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Genetic Genealogy for Law Enforcement - Unidentified Human Remains & Crime Scene DNA

Forensic Investigative Genetic Genealogy (FIGG) uses both genetic analysis along with traditional historical and genealogical research to find common ancestors, build family trees and find potential candidates who might fit the time and place of a crime and/or other evidence. For Law Enforcement (LE), it can be a powerful tool that can point to the potential identity of a perpetrator or identify remains by linking DNA to the family of a missing person. 

Types of Cases That Use FIGG

Types of Cases that can use forensic investigative genetic genealogy

Law Enforcement is continually turning to FIGG when all other traditional methods have left cases cold. As of today, hundreds of cases nationwide have been solved via LE working with FIGG agencies. Because CODIS is limited by its pool of candidates and familial searching (in some states), FIGG can be a powerful tool to generate leads on unknown subjects narrowing down potential candidates to a region, a family, or even an individual.


In addition, FIGG is not just being used on cold cases. LE is starting to use this tool on hot cases as a matter of public safety stopping serial offenders in their tracks. 

The Process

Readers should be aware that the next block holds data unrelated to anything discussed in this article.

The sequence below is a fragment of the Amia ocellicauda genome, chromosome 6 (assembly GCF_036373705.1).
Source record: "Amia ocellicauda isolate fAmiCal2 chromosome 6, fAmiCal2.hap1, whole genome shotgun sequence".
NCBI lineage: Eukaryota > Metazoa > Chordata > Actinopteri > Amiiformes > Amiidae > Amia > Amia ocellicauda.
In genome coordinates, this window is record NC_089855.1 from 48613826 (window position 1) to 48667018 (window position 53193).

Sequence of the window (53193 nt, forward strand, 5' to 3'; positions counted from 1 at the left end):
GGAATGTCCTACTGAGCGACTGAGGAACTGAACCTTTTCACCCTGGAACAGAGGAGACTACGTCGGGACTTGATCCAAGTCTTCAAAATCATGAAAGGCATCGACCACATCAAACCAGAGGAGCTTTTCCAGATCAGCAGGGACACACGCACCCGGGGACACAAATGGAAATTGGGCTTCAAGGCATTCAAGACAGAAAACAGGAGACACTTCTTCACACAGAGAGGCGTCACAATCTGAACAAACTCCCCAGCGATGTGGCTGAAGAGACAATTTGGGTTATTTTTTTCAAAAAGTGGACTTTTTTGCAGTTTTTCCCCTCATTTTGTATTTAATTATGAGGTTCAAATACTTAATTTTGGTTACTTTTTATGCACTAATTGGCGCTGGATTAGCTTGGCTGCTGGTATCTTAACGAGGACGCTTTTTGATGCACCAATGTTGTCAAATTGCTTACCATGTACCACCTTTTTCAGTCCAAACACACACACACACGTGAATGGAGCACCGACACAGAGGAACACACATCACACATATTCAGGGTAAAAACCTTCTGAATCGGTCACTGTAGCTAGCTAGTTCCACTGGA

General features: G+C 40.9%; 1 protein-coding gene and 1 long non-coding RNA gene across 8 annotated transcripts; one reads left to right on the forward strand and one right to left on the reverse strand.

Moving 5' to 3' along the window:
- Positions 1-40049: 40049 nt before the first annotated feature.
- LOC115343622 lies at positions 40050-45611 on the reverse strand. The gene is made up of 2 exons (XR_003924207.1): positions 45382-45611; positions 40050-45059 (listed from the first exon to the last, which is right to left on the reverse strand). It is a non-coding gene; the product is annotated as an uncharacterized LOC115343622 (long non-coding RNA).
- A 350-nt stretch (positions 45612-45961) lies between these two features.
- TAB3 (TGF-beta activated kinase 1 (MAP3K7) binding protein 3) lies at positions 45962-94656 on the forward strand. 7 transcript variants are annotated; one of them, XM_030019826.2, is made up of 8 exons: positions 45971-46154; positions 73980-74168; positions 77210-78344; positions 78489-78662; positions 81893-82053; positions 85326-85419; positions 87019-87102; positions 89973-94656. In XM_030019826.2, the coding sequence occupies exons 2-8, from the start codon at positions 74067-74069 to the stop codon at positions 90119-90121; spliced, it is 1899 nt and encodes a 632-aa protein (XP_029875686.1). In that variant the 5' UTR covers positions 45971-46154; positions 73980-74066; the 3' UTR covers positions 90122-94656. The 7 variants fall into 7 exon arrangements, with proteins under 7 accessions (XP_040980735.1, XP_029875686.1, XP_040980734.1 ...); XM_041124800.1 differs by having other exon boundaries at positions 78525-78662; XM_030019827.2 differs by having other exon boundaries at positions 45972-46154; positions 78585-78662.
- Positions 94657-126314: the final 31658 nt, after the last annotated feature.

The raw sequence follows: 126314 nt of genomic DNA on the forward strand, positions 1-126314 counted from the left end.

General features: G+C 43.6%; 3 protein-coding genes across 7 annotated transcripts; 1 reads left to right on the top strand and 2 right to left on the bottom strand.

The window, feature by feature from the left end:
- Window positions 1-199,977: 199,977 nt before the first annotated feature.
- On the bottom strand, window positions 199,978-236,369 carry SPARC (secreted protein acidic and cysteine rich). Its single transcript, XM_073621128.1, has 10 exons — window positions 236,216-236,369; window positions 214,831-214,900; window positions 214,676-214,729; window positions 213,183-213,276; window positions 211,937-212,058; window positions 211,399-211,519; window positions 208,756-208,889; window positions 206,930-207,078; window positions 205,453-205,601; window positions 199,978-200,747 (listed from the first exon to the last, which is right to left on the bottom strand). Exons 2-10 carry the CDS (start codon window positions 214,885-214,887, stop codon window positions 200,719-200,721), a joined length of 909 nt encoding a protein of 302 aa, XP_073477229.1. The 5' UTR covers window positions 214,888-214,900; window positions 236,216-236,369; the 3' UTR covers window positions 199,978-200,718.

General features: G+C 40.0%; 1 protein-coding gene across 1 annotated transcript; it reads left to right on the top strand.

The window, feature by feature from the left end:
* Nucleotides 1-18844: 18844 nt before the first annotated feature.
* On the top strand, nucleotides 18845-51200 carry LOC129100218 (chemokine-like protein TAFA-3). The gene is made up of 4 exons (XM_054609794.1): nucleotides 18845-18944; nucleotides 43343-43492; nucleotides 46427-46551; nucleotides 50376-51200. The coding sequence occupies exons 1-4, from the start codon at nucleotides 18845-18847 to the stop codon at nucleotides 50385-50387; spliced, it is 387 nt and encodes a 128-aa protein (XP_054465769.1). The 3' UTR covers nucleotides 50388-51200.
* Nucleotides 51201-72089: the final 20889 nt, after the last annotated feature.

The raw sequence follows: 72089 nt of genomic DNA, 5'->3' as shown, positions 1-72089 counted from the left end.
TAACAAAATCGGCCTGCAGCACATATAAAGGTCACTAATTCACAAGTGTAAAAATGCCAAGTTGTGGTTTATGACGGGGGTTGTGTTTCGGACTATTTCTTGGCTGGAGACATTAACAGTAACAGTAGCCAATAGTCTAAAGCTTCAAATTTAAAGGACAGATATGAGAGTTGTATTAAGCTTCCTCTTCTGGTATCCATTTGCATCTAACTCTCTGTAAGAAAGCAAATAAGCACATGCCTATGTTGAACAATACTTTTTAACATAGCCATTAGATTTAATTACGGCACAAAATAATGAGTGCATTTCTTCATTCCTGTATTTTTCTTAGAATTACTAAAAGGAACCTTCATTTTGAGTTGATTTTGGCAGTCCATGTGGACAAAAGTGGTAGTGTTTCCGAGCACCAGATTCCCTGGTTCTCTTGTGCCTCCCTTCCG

Below is the overall process of using FIGG for a LE case:

Overview of the forensic investigative genetic genealogy process - codis search to str confirmation

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How long does the process take?

With a DNA data file, data upload can begin immediately. The quality of the matches and closeness in relation will give us a good idea regarding the scope of the project. With close matches, it is possible to have a candidate(s) in several weeks or even days. With tougher matches, the process can take much longer, but is not impossible.

Find out if FIGG would be a good fit for your case.

Cost to A Community

First and foremost, the loss of human life as well as the trauma involved with violent crimes is the largest cost to society, however, there are also significant monetary costs to a community. A study by Iowa State University1 quantified this amount in terms of victim costs, criminal justice system costs, lost productivity estimates for both the victim and the criminal, and estimates on the public's resulting willingness to pay to prevent future violence.

Cost of a Homicide:

Cost of a Sexual Assault:

When cases get closed in a timely manner, this not only reduces the risk to public safety and increases confidence in LE, but it also dramatically decreases the monetary costs a department and society as a whole endure. Time after time, FIGG has proven to be a useful tool for providing these new leads bringing closure to  both hot and cold LE investigations and thereby reducing the overall cost to society.

1 ISU team calculates societal costs of five major crimes; finds murder at $17.25 million, Iowa State University News Service,

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